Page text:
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Community Planning Process & Land Use Challenges


July 2019 Update

Akaitcho Interim Land Withdrawal within Yellowknife

The City of Yellowknife is currently undertaking an update to the 2012 General Plan, now called Community Plan. The new Community Plan is the road map for how land will be used and planned for over the next 20 years and needs to consider sustainability, the environment, economic, social and cultural aspects. Part of the process is looking ahead and anticipating what will happen with the land within City limits as well as with the land surrounding us for the next 10 years.

Yellowknife’s neighbours include the Akaitcho Dene First Nations, the representative body of the Yellowknives Dene First Nation (Dettah and N’Dilo), Lutsel K’e Dene First Nation, and Deninu K’ue First Nation.

The Akaitcho Dene First Nations (ADFN), the Government of the Northwest Territories (GNWT) and Government of Canada (Canada) are currently negotiating an Agreement-in-Principle on land, resources and self-government. The parties signed a Framework Agreement on July 25, 2000 in Deninu K'ue (Fort Resolution). The Framework Agreement lists the subjects for negotiation and describes how the parties will negotiate an Agreement-in-Principle and Final Agreement.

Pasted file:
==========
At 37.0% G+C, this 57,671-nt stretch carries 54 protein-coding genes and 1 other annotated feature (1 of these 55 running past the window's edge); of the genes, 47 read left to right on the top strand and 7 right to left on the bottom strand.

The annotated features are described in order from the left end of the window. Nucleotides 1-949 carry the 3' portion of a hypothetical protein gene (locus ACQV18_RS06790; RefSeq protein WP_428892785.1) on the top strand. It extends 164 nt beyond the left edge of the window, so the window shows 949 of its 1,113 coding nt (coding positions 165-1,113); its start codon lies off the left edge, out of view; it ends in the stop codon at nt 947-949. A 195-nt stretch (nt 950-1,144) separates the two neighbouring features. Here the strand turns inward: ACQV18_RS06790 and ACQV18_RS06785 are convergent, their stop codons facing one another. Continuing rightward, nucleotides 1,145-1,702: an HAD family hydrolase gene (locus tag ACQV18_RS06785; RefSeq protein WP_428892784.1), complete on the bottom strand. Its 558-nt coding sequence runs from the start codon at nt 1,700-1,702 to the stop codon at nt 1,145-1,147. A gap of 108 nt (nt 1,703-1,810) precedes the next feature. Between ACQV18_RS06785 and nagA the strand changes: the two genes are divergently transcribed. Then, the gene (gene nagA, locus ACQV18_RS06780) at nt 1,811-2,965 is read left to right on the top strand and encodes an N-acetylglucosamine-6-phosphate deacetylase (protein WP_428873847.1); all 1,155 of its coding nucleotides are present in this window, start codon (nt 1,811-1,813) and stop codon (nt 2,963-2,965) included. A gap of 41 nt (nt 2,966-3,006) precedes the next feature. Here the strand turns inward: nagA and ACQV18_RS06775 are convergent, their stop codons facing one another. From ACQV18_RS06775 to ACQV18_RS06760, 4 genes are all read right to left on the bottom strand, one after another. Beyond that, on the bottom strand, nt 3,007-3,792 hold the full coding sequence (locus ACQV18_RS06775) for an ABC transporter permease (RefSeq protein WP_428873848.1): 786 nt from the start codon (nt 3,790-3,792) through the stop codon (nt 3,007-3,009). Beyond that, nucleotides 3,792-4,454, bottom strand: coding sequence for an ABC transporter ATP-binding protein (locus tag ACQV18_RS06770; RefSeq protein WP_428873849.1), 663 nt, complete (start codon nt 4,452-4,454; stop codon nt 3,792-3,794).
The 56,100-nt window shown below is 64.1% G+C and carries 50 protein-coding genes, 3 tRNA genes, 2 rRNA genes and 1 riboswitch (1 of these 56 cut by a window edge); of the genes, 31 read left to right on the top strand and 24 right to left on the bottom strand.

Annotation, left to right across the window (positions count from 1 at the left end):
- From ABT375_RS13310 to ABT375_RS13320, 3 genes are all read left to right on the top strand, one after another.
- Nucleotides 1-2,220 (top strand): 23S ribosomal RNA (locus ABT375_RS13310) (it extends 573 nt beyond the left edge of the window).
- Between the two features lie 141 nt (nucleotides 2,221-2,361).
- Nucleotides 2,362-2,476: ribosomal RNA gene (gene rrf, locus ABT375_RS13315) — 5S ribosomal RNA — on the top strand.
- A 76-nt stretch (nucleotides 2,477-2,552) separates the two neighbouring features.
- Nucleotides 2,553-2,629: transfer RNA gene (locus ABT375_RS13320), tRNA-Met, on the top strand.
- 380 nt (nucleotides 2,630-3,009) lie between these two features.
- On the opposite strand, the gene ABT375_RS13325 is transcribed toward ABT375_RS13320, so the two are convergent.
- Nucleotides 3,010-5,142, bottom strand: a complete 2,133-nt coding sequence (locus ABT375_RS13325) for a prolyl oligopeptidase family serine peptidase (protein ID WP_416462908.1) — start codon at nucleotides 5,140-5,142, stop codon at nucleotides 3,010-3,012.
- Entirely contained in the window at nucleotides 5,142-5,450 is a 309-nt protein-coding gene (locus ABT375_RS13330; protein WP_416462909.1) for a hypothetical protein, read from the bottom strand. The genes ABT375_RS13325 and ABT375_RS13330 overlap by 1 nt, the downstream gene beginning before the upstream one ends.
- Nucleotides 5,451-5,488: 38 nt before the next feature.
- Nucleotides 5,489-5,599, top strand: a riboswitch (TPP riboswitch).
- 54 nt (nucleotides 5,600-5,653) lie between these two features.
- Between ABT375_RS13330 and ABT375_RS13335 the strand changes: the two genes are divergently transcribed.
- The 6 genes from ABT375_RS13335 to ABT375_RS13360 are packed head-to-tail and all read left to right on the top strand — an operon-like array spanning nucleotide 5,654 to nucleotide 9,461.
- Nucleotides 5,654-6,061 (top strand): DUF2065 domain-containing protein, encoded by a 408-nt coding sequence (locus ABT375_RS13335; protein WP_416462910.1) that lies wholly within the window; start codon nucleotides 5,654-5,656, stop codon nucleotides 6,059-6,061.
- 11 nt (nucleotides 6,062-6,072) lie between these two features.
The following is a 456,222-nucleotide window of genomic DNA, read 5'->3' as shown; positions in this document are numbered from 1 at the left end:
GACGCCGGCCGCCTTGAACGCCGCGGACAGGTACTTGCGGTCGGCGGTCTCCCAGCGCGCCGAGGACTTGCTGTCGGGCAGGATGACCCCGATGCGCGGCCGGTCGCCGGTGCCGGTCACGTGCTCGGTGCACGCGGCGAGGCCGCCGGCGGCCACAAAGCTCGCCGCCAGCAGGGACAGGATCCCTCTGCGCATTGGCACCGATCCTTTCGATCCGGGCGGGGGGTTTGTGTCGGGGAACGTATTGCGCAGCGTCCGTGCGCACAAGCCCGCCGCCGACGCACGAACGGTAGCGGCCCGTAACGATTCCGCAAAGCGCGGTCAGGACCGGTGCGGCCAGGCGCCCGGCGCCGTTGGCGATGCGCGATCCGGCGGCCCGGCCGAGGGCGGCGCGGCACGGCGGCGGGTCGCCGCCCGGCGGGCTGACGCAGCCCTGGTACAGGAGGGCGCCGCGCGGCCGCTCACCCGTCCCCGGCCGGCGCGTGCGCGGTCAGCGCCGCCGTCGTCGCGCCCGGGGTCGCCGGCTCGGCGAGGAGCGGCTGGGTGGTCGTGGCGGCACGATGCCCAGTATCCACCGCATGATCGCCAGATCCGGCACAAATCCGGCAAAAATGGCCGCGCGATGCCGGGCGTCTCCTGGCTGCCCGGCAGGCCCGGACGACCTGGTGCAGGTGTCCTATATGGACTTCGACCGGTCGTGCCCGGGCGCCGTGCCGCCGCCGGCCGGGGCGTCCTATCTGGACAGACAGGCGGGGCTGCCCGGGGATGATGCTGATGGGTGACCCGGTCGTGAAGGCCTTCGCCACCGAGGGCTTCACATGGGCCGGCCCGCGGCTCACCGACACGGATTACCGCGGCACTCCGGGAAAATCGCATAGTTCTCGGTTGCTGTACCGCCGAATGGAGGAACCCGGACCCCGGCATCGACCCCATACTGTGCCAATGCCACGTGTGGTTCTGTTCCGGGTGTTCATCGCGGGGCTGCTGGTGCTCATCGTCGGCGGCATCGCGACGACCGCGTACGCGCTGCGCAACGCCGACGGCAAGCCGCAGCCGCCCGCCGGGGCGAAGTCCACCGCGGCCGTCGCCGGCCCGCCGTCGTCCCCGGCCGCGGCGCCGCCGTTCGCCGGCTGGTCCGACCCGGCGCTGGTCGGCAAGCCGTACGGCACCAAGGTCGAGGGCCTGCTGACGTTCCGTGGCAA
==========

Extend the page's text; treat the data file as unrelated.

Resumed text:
As neighbours to the Yellowknives Dene First Nation, the City of Yellowknife acknowledges and respects the Akaitcho Interim Land Withdrawal process that is currently taking place.

Take a look at the map to see the Akaitcho Interim Land Withdrawal within Yellowknife.

What does it mean for Yellowknifers?

The purpose of the Land Withdrawal is to protect lands of interest to the Akaitcho from being sold, leased or otherwise disposed of while negotiations are underway. This means that no new interests can be created on the withdrawn lands until an Akaitcho agreement is reached. It also ensures that any existing interests on these lands are protected during the period of the withdrawal. Though the withdrawn areas as shown on the map are not final and can change as part of the negotiation process, current use of the land might change once a final agreement is in place.

Agreements bring certainty with respect to a First Nation’s rights to use, own and manage lands and resources throughout its claimed traditional territory, as well as provide the treaty First Nation with modern governance tools to develop sustainable, healthy and resilient communities. When ownership and use of lands and resources is clear, there is increased predictability for continued development and growth in the entire region. An Agreement In Principle is the next step, followed by a consultation phase.  Once the Agreement in Principle is established, a Final Agreement is the next step.  The Final Agreement will provide certainty to Akaitcho Dene First Nations, as well as to Yellowknife residents and business owners who often seek land for business opportunities for future development of the city.  While the City is not a negotiation partner, we are committed to work together with the YKDFN and the Akaitcho throughout the process to ensure all parties interests’ are considered when discussing land in and around Yellowknife.

How do negotiations work?